The headline could read: “Detroit Tigers Stay the Course” and that’s exactly what it would be.
We’ve heard already and will hear plenty more this offseason that the Tigers model is no good and that they need to strip it down and rebuild in the manner of the Cards and Sox… to be a grittier team that runs the bases and plays D. What if that isn’t the problem? What if the problem with the Tigers – and I particularly mean the Tigers in September and October – is that they just didn’t mash enough? How important is that defense when your staff only needs the D to record one in every three outs? Can Prince Fielder and Victor Martinez run themselves into trouble if they’re trotting around the bases as the #6 hitter’s fly ball leaves the stadium? No, no they cannot.
Sept 1, 2012; Milwaukee, WI, USA; Milwaukee Brewers first baseman Corey Hart (1) reacts after hitting a game-winning home run in the ninth inning against the Pittsburgh Pirates at Miller Park. The Brewers beat the Pirates 3-2. Mandatory Credit: Benny Sieu-USA TODAY Sports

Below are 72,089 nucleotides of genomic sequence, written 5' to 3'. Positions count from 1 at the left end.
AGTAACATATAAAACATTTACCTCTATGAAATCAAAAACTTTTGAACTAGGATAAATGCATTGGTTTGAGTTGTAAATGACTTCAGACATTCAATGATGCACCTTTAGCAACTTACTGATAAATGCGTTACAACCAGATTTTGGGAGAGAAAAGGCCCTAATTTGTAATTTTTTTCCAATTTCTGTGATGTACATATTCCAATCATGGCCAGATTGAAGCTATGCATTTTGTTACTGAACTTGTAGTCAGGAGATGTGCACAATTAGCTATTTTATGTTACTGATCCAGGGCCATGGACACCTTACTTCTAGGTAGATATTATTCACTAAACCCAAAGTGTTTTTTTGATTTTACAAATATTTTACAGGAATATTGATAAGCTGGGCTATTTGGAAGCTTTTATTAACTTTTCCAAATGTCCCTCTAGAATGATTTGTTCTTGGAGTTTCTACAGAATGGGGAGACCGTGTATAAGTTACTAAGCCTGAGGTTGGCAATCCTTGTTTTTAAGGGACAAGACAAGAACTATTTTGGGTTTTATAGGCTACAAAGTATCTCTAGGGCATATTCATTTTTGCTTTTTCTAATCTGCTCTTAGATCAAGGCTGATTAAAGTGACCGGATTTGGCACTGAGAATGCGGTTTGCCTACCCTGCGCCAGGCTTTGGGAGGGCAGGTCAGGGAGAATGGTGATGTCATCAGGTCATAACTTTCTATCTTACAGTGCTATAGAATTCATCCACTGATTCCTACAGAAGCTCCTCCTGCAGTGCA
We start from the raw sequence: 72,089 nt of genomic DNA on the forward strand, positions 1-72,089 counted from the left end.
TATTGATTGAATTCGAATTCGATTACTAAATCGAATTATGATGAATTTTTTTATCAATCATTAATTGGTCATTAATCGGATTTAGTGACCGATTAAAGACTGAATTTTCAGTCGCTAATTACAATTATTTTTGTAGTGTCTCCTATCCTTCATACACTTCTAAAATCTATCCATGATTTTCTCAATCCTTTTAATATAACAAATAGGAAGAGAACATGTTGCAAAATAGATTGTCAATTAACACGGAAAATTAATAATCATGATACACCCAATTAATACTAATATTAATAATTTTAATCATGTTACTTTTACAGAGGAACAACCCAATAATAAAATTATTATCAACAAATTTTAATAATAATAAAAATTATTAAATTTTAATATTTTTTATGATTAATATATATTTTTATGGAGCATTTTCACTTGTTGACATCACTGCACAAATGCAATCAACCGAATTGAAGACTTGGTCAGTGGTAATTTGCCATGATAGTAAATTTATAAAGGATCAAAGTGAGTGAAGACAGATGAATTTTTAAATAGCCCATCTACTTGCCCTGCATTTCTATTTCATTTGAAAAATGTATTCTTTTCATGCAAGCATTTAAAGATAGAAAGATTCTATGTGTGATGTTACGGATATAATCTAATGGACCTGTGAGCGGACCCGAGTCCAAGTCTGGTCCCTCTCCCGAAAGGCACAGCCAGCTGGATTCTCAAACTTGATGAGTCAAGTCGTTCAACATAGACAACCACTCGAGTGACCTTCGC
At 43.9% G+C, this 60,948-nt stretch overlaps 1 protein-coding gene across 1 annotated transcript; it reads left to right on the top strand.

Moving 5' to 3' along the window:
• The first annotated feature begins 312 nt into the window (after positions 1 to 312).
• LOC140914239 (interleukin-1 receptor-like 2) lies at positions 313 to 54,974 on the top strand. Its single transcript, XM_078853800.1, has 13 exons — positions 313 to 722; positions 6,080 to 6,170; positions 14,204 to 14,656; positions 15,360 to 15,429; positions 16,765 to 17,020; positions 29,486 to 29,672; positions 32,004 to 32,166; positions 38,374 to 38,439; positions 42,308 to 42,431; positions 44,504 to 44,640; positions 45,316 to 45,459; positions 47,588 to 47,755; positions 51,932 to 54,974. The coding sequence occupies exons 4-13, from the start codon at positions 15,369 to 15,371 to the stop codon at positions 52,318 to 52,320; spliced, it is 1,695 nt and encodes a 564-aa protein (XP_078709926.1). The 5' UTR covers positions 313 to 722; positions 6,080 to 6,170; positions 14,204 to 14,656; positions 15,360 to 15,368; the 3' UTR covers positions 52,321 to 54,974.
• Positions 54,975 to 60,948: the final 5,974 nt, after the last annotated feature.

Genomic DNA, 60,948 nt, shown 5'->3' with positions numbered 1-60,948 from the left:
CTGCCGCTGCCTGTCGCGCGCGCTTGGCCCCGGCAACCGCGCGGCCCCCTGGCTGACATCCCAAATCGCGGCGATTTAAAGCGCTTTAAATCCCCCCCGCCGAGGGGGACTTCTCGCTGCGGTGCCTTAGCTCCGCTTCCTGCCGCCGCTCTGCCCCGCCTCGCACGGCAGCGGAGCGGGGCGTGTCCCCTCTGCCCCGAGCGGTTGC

If that’s what the Tigers need – another genuine home run threat as opposed to a singles hitter that occasionally hits a ball over the fence – there are only a handful of decent free agent options, but that’s better than zero decent options. In my mind the best of those – particularly for a team looking for shorter term deals to capitalize on their narrowing window of opportunity – would be the Brewers Corey Hart, whose role would be to play the majority of the time in left field and fill the #6 spot in the order in the absence of Jhonny Peralta.
Hart missed the entire 2013 season, so he’s no low-risk signing for anyone. That’s also the reason why he would be available for less than – say 4 years and $60 million. MLBTR reckons he’ll sign a one-year deal for a bit less than the $10 million he made last year and that he’d greatly prefer, all else equal, to resign with Milwaukee. Adding another year would probably be enough to pry him away – an offer in the 2-years and $17 million range.
It’s a little unfair to look at his pre-2013 stats and say how great he’d be for Detroit – if that’s all there was to it he’d have a lot more suitors. But… Hart hit 31, 26 and 30 home runs in 2010-2012 and has a career .825 OPS. He hits lefties well and strangely, that’s something the Tigers had trouble with last year. If you look at the stats page and see “bad defense” for 2012, don’t be so quickly convinced. It appears that the position he couldn’t competently play was actually first base – in the outfield he has been approximately average. Though he hasn’t played much in left field, his advanced metrics in right show a big positive from range but a big negative from his arm balancing one another out. Left field would be the traditional home for guys that fit that pattern and left field would be where the Tigers might have a vacancy in 2014.